It’s been a while since a new boxing title was released, but it’s time for Vivid Games to change that with Real Boxing for the PlayStation Vita. Does it come out fighting and land a knockout punch, or is it more like going 10 rounds with Mike Tyson? Read on to find out.
Game: Real Boxing
Developer: Vivid Games
Publisher: Vivid Games
Vivid Games can certainly feel pleased with the work they have put into the graphical side of Real Boxing. It more than uses the power of the PlayStation Vita, and the fabulous OLED screen brings the action to life. Boxers, arenas and crowds are all represented really well, with fantastic detail going into each one of them. It would’ve been nice to have more visual feedback after a round of boxing though. Even if you had knock 10 bells out of your opponent, it doesn’t really seem like you’ve done much damage. I would’ve liked to see more in terms of black eyes, cut lips and swelling. That the only real negative, in what is an otherwise fantastic looking game.
Sadly, Real Boxing’s sound leaves a lot to be desired. It almost feels like all audio in the game has just been put together at the last minute. The commentary is just downright awful. It’s far too repetitive and lacks any sort of emotion at all. All other sounds, including the punches and thumps, are just far too generic. The Vita is capable of some great things on the audio from, but Real Boxing just doesn’t utilise any of them.
It’s all well and good having flash visuals, but a boxing title is ultimately (like most games) going to be truly judged on its gameplay. There is no point playing if fights feel like a total grind and each round becomes just as lacklustre as the last. How does Real Boxing’s gameplay fare? Well, my views are quite mixed really. It’s tagged as a simulation, and as far as first attempts go it’s fun at times, but that’s it. Nothing more. The career mode is the main attraction, seeing you start off with a new boxer. You’re given the ability to personalise him right down to his clothes and attributes, including strength, stamina and speed.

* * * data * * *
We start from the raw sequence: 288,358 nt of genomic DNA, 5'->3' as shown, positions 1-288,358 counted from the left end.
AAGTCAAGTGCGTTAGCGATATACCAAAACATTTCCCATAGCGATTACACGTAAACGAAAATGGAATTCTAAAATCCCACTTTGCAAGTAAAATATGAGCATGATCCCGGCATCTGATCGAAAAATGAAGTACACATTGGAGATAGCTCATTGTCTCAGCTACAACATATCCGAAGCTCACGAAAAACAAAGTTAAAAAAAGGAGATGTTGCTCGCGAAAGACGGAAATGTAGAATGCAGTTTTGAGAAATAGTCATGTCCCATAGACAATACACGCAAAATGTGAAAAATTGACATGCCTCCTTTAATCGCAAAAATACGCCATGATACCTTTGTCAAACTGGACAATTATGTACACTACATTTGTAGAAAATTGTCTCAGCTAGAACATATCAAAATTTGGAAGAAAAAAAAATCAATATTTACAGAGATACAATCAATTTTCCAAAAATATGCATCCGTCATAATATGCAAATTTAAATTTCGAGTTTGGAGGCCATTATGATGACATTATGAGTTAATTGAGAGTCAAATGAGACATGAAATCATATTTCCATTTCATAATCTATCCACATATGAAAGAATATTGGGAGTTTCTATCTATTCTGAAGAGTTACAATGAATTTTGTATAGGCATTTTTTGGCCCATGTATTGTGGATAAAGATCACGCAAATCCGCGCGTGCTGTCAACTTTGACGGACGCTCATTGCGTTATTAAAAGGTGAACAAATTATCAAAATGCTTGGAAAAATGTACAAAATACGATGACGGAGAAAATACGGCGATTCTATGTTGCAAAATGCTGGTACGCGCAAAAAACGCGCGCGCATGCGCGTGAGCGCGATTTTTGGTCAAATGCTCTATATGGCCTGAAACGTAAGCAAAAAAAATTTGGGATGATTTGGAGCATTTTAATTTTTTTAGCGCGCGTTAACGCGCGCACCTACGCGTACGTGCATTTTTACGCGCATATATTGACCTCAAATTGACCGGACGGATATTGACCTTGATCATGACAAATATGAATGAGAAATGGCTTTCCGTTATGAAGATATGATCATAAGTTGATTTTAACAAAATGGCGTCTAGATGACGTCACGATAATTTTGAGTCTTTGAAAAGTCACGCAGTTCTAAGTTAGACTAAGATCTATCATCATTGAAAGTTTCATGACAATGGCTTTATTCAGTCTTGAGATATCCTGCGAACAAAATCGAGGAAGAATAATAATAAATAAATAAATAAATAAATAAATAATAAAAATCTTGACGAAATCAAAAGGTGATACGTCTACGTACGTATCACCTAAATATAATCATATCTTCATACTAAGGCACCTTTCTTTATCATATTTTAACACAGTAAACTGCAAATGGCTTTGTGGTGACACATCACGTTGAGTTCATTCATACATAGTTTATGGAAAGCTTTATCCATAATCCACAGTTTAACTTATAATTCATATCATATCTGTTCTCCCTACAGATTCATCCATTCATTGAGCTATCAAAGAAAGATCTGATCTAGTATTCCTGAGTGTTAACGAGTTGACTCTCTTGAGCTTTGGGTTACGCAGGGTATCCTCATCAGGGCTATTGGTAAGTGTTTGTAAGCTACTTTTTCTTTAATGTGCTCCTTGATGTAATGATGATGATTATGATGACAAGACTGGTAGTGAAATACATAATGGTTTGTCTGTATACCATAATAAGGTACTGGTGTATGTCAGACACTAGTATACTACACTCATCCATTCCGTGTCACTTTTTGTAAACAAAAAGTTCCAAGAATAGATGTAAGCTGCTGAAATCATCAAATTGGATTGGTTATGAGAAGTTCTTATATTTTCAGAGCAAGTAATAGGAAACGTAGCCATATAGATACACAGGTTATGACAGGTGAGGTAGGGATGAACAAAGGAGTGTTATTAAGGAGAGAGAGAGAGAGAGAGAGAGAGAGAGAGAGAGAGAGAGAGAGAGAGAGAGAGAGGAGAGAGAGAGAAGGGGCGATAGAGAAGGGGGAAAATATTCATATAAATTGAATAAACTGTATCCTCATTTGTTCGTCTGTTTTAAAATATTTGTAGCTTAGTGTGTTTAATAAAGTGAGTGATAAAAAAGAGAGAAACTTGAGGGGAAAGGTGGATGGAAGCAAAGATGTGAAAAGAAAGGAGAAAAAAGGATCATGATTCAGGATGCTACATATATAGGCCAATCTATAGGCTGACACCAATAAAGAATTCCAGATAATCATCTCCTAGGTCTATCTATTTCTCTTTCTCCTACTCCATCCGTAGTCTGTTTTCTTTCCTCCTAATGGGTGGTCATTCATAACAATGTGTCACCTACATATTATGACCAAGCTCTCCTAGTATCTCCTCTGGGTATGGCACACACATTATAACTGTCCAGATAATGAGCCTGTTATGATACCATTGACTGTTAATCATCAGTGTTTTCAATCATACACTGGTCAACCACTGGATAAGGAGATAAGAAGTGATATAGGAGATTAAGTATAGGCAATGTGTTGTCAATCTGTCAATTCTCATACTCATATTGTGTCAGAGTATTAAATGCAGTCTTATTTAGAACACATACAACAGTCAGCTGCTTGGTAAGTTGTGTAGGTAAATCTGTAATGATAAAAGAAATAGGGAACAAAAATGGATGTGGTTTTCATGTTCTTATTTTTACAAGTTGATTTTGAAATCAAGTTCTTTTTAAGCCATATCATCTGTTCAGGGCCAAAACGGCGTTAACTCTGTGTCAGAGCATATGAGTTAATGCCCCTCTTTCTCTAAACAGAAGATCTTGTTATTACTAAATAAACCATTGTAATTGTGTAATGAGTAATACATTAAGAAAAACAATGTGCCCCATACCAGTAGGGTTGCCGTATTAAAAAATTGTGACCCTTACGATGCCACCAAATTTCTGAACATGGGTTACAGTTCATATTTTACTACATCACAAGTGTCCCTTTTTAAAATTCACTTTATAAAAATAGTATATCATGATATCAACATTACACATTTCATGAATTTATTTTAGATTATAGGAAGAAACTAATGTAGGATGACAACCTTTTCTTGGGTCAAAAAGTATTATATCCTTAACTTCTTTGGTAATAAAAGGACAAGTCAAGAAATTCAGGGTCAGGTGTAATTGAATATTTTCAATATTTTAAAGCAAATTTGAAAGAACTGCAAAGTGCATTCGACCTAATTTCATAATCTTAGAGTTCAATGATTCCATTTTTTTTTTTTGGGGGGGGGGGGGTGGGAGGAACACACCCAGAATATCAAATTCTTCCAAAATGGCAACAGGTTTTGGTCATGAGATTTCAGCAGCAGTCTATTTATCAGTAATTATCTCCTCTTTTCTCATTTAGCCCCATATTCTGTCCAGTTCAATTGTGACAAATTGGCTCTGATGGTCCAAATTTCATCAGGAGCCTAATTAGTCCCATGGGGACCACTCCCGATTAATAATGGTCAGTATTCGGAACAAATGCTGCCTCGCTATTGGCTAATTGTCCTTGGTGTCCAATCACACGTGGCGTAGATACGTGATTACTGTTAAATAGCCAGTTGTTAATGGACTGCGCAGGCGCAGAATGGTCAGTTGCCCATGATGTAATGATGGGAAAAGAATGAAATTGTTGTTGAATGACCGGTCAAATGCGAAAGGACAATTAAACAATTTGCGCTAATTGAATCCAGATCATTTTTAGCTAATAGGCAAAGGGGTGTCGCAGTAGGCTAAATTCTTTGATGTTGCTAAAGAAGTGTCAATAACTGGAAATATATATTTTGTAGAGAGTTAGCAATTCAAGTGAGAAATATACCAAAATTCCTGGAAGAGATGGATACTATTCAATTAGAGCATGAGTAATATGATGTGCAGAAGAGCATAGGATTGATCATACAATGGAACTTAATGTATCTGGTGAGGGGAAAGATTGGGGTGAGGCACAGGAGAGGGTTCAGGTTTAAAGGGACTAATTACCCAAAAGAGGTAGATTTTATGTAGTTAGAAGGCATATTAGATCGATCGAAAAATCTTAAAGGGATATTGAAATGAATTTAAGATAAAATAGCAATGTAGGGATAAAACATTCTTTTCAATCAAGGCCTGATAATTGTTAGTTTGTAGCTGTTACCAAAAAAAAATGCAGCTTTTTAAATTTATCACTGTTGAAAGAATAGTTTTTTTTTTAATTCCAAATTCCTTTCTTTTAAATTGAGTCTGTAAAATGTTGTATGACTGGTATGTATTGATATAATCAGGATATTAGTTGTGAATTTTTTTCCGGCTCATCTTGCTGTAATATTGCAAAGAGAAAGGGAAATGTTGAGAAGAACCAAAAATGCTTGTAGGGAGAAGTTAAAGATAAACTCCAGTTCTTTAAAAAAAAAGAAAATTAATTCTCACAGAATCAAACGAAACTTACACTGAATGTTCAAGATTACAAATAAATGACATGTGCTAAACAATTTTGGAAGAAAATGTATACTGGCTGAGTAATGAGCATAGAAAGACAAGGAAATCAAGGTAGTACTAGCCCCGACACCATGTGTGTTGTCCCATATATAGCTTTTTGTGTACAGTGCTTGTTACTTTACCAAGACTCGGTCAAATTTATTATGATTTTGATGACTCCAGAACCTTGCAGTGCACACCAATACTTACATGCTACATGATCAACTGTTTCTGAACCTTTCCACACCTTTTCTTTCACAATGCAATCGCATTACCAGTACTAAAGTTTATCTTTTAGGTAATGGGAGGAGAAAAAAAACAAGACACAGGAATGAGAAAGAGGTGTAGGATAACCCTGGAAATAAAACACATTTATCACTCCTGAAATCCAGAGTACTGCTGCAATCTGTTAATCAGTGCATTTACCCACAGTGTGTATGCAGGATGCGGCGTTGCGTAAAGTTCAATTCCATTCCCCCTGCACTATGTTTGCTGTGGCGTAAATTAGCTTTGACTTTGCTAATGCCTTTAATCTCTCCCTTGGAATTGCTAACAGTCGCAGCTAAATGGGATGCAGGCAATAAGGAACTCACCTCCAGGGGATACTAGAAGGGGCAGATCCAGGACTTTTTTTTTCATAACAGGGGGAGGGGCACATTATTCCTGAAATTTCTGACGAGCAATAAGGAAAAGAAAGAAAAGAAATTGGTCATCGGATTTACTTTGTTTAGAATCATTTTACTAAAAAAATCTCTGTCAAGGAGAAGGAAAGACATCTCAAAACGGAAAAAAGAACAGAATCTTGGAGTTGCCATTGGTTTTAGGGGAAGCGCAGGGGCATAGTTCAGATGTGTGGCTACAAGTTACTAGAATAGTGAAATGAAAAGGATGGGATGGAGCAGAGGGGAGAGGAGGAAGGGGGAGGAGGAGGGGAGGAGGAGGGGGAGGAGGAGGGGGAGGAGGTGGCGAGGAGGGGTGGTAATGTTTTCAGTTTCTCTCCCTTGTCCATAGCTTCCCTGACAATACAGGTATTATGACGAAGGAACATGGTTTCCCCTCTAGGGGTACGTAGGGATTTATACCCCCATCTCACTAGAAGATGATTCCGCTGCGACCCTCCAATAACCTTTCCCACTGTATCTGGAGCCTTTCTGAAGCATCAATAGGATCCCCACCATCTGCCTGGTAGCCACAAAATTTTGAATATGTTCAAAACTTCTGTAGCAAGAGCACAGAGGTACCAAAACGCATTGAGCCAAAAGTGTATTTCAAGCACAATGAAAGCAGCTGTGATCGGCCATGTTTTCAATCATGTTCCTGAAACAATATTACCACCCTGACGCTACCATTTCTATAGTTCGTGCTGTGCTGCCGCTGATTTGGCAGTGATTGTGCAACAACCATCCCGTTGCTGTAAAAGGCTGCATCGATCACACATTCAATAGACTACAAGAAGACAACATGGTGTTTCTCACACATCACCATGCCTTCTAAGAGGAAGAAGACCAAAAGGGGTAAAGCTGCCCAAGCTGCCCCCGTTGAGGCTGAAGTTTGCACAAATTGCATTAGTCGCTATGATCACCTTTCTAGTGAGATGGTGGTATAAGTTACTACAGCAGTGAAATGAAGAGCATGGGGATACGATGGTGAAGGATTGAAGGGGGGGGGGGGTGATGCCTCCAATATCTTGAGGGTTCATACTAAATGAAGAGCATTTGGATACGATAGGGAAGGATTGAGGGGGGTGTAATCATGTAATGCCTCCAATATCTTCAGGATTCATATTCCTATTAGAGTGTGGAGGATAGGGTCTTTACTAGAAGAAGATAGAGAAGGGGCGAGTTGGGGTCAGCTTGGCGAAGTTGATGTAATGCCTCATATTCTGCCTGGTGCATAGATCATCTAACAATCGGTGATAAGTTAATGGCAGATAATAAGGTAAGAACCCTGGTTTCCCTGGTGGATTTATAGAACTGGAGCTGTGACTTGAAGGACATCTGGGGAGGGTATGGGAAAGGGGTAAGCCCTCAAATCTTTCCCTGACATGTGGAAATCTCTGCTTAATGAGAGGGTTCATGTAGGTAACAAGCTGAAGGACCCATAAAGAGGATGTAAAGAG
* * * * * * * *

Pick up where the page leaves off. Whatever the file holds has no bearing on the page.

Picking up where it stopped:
There are three tournaments in which you can enter, with each one being a little bit harder than its predecessor. The controls are relatively simple, with punches and jabs all mapped on to four face buttons on the Vita. You block with the right trigger and, if timed correctly, you enter a cool slow-motion period that allows you to deliver a fatal punch, knocking your enemies health right down or even delivering a KO! If you do get knocked out yourself, multiple presses of the L and R buttons repeatedly will see you return to your feet. However, get knocked down more than three times, and you’ll struggle to get back up to fight another day. If you’re new to boxing games, don’t worry, the game features a relatively easy tutorial that teaches you all the basics. I found matches to be easy enough, but there is a huge difficulty spike in the middle tournaments which fight frustrate some players.
Real Boxing does, on the whole, offer an package that should keep most occupied for a while. Each tournament in career mode features nine matches, with you deciding the length and amount of rounds per match. There is also an online vs mode, allowing you to test your fighting skills against the world. If you’re super skilled then you might want to enter the European Championship, a mode which is aimed at the best Real Boxing players. You’ll need to hurry though, it’s only avaialble until the end of the month!
Real Boxing is a good first attempt to bring boxing to the PlayStation Vita. With its fun and fluid approach, both veterans and newcomers to the sport will find some enjoyment in the game. More work is required on the part of the development team if it’s to be called a true simulation, however Vivid Games should definitely be satisfied with their first attempt. Real Boxing certainly fought valiantly, but has some way to go until it’s classed as a truly knockout boxing title.